I’m a Doctor, Not an Escalator!

The other day, as I was talking about my new work as a high school yearbook advisor–or maybe it was about taking on some union duties–no, I think it was a discussion about me volunteering to chaperon a bus heading to a football game–a friend turned to me and asked, “Is there anything you don’t do at that school?!”

I’m pretty open about one of my career (and life) goals: to never have a “That’s Not My Job” moment. In other words, never to balk at those odd little (and big) things that come up in the course of my school library day, never to pass the buck or leave a student out in the cold.

So what’s my job?

First, I should be clear on a few things that, in fact, aren’t my job:

Being the school nurse (we have a school nurse for that!)
Being an assistant principal (we have assistant principals for that!)
Being the school police officer (are you sensing a theme yet?)

While there are certainly legal and professional consequences that can come with overstepping your bounds within (and without) a school or library building, there are also the more fuzzy consequences: are you stepping on someone’s toes? Are you alienating a colleague, or a student? Are you spreading yourself too thin?

And depending on the structure of your school or library, you might have very clear Not My Jobs that aren’t the same as my Not My Jobs. If you work as part of a team or have volunteers, interns or assistants, for instance, job descriptions may clearly prevent you from doing certain tasks. And if you’re in a public library, you may be thinking less about other employees in your building and more about outside agencies and professionals, like social workers, doctors and counselors.

Let’s be clear: taking on new tasks, or wearing new hats, can be fantastic. Your teens may see you in a new light, your colleagues may begin to view you as a leader in your building, and you may discover a brand new passion. …Then again, you might also get really burnt out, find yourself frustrated with parts of your “regular” job, or establish once and for all that you’re terrible at Dance Dance Revolution.

So, what’s my job?

Advising the yearbook
Volunteering at sporting events
Letting kids eat in the library during lunch
Listening to impromptu jam sessions
Advising the Gay Straight Alliance
Answering tattoo questions
Watching (and recommending) YouTube videos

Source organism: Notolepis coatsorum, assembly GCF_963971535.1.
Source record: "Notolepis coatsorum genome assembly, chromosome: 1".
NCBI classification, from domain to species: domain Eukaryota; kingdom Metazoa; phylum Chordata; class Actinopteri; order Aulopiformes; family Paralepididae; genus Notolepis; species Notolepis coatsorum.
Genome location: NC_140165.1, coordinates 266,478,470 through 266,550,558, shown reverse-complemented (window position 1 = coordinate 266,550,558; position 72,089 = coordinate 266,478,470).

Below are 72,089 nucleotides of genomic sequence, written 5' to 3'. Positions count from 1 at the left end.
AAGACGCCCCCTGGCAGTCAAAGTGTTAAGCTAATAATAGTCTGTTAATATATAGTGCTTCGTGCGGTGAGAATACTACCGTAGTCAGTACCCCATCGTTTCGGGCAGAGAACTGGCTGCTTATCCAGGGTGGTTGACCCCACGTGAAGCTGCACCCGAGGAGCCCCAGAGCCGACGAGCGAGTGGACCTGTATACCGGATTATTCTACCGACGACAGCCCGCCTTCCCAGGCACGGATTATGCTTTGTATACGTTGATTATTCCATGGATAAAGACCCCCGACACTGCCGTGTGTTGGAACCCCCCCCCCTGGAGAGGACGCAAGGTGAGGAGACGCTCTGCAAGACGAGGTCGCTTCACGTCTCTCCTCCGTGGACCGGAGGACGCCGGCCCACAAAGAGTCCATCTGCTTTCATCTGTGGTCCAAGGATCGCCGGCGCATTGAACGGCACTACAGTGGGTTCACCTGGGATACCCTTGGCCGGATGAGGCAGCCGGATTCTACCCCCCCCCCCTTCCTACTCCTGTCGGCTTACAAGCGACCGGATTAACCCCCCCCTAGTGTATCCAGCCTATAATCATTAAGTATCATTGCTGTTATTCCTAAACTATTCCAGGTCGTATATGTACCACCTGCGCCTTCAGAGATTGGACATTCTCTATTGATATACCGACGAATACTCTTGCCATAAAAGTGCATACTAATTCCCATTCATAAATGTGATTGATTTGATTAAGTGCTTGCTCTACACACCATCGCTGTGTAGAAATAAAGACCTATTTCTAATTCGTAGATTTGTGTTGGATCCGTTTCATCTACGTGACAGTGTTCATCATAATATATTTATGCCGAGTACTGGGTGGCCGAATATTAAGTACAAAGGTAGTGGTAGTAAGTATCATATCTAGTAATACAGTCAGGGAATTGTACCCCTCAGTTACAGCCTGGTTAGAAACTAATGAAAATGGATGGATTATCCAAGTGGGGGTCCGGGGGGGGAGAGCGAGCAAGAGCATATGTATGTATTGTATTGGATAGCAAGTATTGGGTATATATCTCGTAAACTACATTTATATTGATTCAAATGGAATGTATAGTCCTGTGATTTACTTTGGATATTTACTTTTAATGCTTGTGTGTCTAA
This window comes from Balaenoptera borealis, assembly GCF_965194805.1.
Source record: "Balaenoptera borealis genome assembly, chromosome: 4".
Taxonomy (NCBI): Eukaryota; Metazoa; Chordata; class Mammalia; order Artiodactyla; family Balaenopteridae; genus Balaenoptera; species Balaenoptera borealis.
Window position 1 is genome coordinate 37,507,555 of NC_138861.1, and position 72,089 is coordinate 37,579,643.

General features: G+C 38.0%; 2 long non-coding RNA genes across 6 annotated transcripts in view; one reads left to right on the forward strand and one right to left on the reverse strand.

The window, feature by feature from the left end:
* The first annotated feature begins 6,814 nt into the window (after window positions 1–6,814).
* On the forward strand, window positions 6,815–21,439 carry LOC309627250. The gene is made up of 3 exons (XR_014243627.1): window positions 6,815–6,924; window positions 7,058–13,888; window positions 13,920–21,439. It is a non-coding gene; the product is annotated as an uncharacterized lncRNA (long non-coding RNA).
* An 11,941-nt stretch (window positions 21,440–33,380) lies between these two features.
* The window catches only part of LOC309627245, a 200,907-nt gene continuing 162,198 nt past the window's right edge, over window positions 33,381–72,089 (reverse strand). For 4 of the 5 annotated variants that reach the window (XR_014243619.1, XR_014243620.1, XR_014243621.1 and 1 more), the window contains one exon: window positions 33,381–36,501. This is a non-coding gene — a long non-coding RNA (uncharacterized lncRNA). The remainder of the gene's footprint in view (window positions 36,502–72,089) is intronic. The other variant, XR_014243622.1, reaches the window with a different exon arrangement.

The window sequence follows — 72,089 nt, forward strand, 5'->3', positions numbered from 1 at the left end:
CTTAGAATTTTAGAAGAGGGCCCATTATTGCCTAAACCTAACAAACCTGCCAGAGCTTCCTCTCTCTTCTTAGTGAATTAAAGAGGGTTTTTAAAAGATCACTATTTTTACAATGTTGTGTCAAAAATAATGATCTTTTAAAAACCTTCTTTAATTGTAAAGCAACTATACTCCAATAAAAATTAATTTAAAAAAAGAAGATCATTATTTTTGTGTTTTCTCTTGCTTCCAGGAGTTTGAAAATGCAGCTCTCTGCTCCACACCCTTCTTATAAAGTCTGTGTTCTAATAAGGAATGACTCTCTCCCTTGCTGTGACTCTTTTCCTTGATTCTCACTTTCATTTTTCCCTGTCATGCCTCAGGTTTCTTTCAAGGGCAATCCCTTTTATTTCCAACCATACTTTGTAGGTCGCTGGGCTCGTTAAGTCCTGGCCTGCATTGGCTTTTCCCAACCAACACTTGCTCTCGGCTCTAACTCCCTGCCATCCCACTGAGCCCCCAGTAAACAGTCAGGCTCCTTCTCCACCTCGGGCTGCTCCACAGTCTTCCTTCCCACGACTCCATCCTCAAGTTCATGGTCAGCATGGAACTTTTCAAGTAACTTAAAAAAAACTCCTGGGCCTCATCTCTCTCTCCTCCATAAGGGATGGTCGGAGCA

Offering sound bites for video yearbook
Exchanging tweets with nerdfighters
Talking about how great Mike Birbiglia is

…And, you know, books and databases and stuff. That too.

What’s your job?

Related Reading:

I’m a doctor, not a… from Memory Alpha
My New YA Job by Erin Daly on the YALSA Blog
Risky Business & More by Linda Braun on the YALSA Blog

About mk Eagle

I'm the librarian at Holliston High School, a bit west of Boston. In my spare time I advise my school's yearbook and Gay Straight Alliance, write about food, and root for the Red Sox.
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4 Comments

  1. Megan Frazer Blakemore

    I have some of the same as you, like advising the yearbook, but also:
    * Advising a student writing group.
    * Starting a lunchtime discussion group for teachers
    * Encouraging the playing of bagpipes, breakdancing, and other forms of self-expression at our coffee houses.
    * Helping with Poetry Out Loud
    *Gushing about Glee
    * Helping with college essays (sometimes forcibly when I take them out of the printer)

  2. I’ve added career counselor and resume proofreader to my list this week. A small group of students from the alternative High School came over to our computer lab yesterday to write resumes. After spending the morning with them, I think I would like to add literacy coach to my list of jobs as well.

  3. Megan’s Glee comment reminded me that my job includes:
    * Movie and TV reviewer/recommender/conversationalist
    * Trendwatcher

    I’d also say that one of the great things about working with teens is that the job isn’t simply something that is one-size fits all. Each group of teens and each setting in which someone works requires different duties. And, each day, week, month, year the job can change because teens and the things that they are interested in, need help with, etc. change.

    And, all of these jobs make the teen librarian – in a school or public library – an integral part of the community. Which is really what teens deserve from their librarian, and as mk says, leads to being considered a leader which should provide opportunities for advocacy and success.

  4. I’d like to add “Computer instructor” to that list. So many times teens come into my public library and don’t know how to format their document, copy or edit pictures, or send an attachment.

    I’m reminded of the “There’s an app for that” catch phrase with your assertion that you are not
    “the school nurse (we have a school nurse for that!) an assistant principal (we have assistant principals for that!) or the school police officer (are you sensing a theme yet?)”

    I think that’s how all librarians should react to calls to duty. Ask yourself “Is there an app for that?” If there’s no formal position for that task, then why not take up that responsibility? As long as you’re not stepping on anyone else’s toes and you’re not going to suffer from the consequences you mentioned, then I say go right ahead!

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